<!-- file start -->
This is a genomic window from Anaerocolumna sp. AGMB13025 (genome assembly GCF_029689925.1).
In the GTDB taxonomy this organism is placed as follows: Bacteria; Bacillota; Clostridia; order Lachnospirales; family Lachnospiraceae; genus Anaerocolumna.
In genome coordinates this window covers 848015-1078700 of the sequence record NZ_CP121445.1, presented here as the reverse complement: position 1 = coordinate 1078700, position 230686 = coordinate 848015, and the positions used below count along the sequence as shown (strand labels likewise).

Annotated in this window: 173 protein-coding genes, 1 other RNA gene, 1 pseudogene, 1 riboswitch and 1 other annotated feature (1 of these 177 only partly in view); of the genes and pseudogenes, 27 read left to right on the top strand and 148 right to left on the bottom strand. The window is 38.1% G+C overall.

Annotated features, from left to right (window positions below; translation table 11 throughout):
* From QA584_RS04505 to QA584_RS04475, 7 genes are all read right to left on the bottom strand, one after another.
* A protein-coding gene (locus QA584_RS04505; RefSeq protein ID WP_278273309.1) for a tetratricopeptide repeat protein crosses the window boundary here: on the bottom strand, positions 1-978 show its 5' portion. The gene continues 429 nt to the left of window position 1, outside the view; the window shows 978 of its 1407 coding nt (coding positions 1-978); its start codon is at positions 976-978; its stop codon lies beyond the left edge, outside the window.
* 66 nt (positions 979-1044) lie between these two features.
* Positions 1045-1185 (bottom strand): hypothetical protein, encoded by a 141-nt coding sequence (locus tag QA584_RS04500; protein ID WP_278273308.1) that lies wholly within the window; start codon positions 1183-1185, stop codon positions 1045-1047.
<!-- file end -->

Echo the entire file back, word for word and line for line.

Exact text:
This is a genomic window from Anaerocolumna sp. AGMB13025 (genome assembly GCF_029689925.1).
In the GTDB taxonomy this organism is placed as follows: Bacteria; Bacillota; Clostridia; order Lachnospirales; family Lachnospiraceae; genus Anaerocolumna.
In genome coordinates this window covers 848015-1078700 of the sequence record NZ_CP121445.1, presented here as the reverse complement: position 1 = coordinate 1078700, position 230686 = coordinate 848015, and the positions used below count along the sequence as shown (strand labels likewise).

Annotated in this window: 173 protein-coding genes, 1 other RNA gene, 1 pseudogene, 1 riboswitch and 1 other annotated feature (1 of these 177 only partly in view); of the genes and pseudogenes, 27 read left to right on the top strand and 148 right to left on the bottom strand. The window is 38.1% G+C overall.

Annotated features, from left to right (window positions below; translation table 11 throughout):
* From QA584_RS04505 to QA584_RS04475, 7 genes are all read right to left on the bottom strand, one after another.
* A protein-coding gene (locus QA584_RS04505; RefSeq protein ID WP_278273309.1) for a tetratricopeptide repeat protein crosses the window boundary here: on the bottom strand, positions 1-978 show its 5' portion. The gene continues 429 nt to the left of window position 1, outside the view; the window shows 978 of its 1407 coding nt (coding positions 1-978); its start codon is at positions 976-978; its stop codon lies beyond the left edge, outside the window.
* 66 nt (positions 979-1044) lie between these two features.
* Positions 1045-1185 (bottom strand): hypothetical protein, encoded by a 141-nt coding sequence (locus tag QA584_RS04500; protein ID WP_278273308.1) that lies wholly within the window; start codon positions 1183-1185, stop codon positions 1045-1047.